The truth about the tribes, Thailand!

In Asia, Chiang Mai, Destinations, Thailand by FreestyleLeave a Comment

It was a long walking from Chiang Mai toward northern direction. Me and my new friend Mia (Dinh) we decided to walk though the jungle alone, which wasn’t that dangerous after finding a small path along the bushes.

On the way to one of the hill tribes!

The mosquitoes were terrible, you really need to take a lot of deet. We were passing banana plantations, entering really dense jungle and saw some small houses and people staring at us in a very strange way.. And chained elephants!!! Something what brakes my heart! For sure I’ll create a separate article about terrible animal abuse. Finally we reached the famous tribe village, which often is number one attraction in famous travel guides. The entrance was 500 Baht! Wow, that was surprisingly expensive! That immediately gave us a thought that something’s wrong and it’s probably a fake tourist attraction.
The legal perspective of ethnic minorities is far different from what you can imagine. The highland minorities of Thailand live in the mountainous areas of western and northern Thailand. There is about 20 different hill tribes, totalling 1 million people. Travelers’ desire is to visit the tribe villages, to see the culture, lifestyle and habits. But they have no idea that those people are mostly enslaved for profit. They are stuck in human zoo with no rights and citizenship granted. This means they cannot own a land, they suffer from evictions and relocation, even when they inhabitant the land they have cultivated for decades. Their needs are ignored and what’s worth, children are abused as slaves and prostitutes. That happens in Thailand and nearest countries. The villages are just a tourist attraction rather than a reserve helping to preserve their way of life. There are mostly refugee camps, where people are kept stateless and without rights under strict control, forced to look faultless and perform a role in fake life spectacles. The village was perfectly prepared for tourists. Stands and small businesses full of handmade and handwoven products always accompanied with a lady from one of the tribes. She was prepared for a photo, hunting for a portrait, giving you the brass neck to try on or showing the weaving way. Just to bring travelers attention for as long as possible.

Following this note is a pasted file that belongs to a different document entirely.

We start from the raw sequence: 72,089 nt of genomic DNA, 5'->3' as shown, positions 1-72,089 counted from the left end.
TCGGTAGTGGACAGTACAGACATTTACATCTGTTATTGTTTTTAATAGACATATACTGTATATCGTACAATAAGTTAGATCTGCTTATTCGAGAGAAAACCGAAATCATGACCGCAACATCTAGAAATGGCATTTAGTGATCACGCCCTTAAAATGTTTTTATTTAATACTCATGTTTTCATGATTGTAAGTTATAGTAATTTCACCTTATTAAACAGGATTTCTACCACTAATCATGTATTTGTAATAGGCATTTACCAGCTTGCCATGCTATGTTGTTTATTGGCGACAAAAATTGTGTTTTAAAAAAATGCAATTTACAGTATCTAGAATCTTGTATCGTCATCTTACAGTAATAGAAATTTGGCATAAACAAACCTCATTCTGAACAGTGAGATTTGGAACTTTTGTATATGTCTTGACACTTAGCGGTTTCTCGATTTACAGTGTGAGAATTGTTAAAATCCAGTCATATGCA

There are several reasons why villagers from ethnic minorities do not apply for citizenship even though it is their right. First of all the people are not much educated and do not know their rights. They do not speak Thai and often have no money to reach the district offices and during the journey continuously face corruption and discrimination problems.

“Hilltribe”

Hilltribe is used to refer to several highland ethnic minorities: Karen, Hmong, Yao, Akha, Lahu, Lua, Lisu, Khamu and H’tin.
The Akha people are of Tibetan origin and live in the mountains of southern China, Laos, Myanmar (Burma) and northern Thailand. They mostly live in northern provinces of Chiang Rai and Chiang Mai. Every Akha village is distinguished by their carved wooden gates, presided over by guardian spirits. The Akha are identified with the opium growers but the the opium growing together with the ingrained farming techniques are integral part of Akha culture. Akha are traditional opium users but they also enjoy a rich heritage including at least thirteen festivals in a given year.
The tribe have suffered resettlement and has been widely exposed to the narcotics trade and civil war on the Thai-Burmese border. Shan and Karen separatists have battled the Burmese central government for more than 50 years. Although Akha are apolitical for the most time, the State Peace and Development Council (SPDC), which supposed to support the situation, has been accused of deliberately killing, torturing and arbitrarily detaining members of ethnic minorities. They Akha people are mainly confronted with relocation of villages by Thai authorities, prostitution, narcotics, poverty, loss of culture and identity, and depredations by Christian missionaries. The problem reaches the economic and political scale. Myanmar is facing the civil war, deforestation and road building and luck of political status frustrate the situation.

Kayan minority comes from Myanmar. The most common mistake is calling them one of the hill tribes. They are refugees not hill tribes. They are victims of civil war between Burma and Thailand, the world’s longest running civil war. It’s an ethnic group with very distinct cultural practices, sense of beauty and highly photogenic. The most famous is the subgroup that wears the brass neck coils called Long Neck. They are very well know for extremely long necks, which is a symbol of beauty. Nobody mentions that those women are suffering from inhuman back pain. They are forced to carry too much brasses which causes bones degeneration and often the neck is not able to bear the head. They live in constant pain but never speak about it. We tried to talk to them asking about their way of living. After visiting all those places I can honestly say there is no respect for human dignity at all. Women did not want to speak with us. They are told not to speak with the tourists. She just revealed that the only thing they get from the village owner are seeds for growing the food. No money, no health care, no education, no support for any need. 

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